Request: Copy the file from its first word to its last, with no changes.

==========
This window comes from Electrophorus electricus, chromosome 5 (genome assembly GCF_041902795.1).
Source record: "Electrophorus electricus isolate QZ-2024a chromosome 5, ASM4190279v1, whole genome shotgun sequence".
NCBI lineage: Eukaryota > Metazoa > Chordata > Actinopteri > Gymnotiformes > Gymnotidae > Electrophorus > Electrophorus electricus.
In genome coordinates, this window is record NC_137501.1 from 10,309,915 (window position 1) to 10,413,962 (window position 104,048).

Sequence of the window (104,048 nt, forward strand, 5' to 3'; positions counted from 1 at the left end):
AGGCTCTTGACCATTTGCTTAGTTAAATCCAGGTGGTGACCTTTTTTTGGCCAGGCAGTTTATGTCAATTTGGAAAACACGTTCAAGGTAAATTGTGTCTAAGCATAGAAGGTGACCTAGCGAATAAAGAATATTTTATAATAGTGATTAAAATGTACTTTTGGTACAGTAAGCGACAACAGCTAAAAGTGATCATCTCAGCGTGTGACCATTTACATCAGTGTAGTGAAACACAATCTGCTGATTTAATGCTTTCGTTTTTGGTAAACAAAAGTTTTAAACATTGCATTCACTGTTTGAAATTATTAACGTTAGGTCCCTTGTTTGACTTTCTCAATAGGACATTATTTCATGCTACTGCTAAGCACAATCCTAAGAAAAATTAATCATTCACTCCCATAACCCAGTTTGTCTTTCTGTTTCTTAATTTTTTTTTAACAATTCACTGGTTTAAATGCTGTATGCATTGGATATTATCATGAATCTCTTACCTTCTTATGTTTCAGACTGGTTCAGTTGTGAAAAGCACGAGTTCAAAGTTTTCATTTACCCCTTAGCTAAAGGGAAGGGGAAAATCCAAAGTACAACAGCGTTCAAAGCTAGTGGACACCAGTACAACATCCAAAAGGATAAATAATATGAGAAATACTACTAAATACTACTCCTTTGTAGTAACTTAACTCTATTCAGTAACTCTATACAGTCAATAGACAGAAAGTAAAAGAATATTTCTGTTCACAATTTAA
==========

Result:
This window comes from Electrophorus electricus, chromosome 5 (genome assembly GCF_041902795.1).
Source record: "Electrophorus electricus isolate QZ-2024a chromosome 5, ASM4190279v1, whole genome shotgun sequence".
NCBI lineage: Eukaryota > Metazoa > Chordata > Actinopteri > Gymnotiformes > Gymnotidae > Electrophorus > Electrophorus electricus.
In genome coordinates, this window is record NC_137501.1 from 10,309,915 (window position 1) to 10,413,962 (window position 104,048).

Sequence of the window (104,048 nt, forward strand, 5' to 3'; positions counted from 1 at the left end):
AGGCTCTTGACCATTTGCTTAGTTAAATCCAGGTGGTGACCTTTTTTTGGCCAGGCAGTTTATGTCAATTTGGAAAACACGTTCAAGGTAAATTGTGTCTAAGCATAGAAGGTGACCTAGCGAATAAAGAATATTTTATAATAGTGATTAAAATGTACTTTTGGTACAGTAAGCGACAACAGCTAAAAGTGATCATCTCAGCGTGTGACCATTTACATCAGTGTAGTGAAACACAATCTGCTGATTTAATGCTTTCGTTTTTGGTAAACAAAAGTTTTAAACATTGCATTCACTGTTTGAAATTATTAACGTTAGGTCCCTTGTTTGACTTTCTCAATAGGACATTATTTCATGCTACTGCTAAGCACAATCCTAAGAAAAATTAATCATTCACTCCCATAACCCAGTTTGTCTTTCTGTTTCTTAATTTTTTTTTAACAATTCACTGGTTTAAATGCTGTATGCATTGGATATTATCATGAATCTCTTACCTTCTTATGTTTCAGACTGGTTCAGTTGTGAAAAGCACGAGTTCAAAGTTTTCATTTACCCCTTAGCTAAAGGGAAGGGGAAAATCCAAAGTACAACAGCGTTCAAAGCTAGTGGACACCAGTACAACATCCAAAAGGATAAATAATATGAGAAATACTACTAAATACTACTCCTTTGTAGTAACTTAACTCTATTCAGTAACTCTATACAGTCAATAGACAGAAAGTAAAAGAATATTTCTGTTCACAATTTAA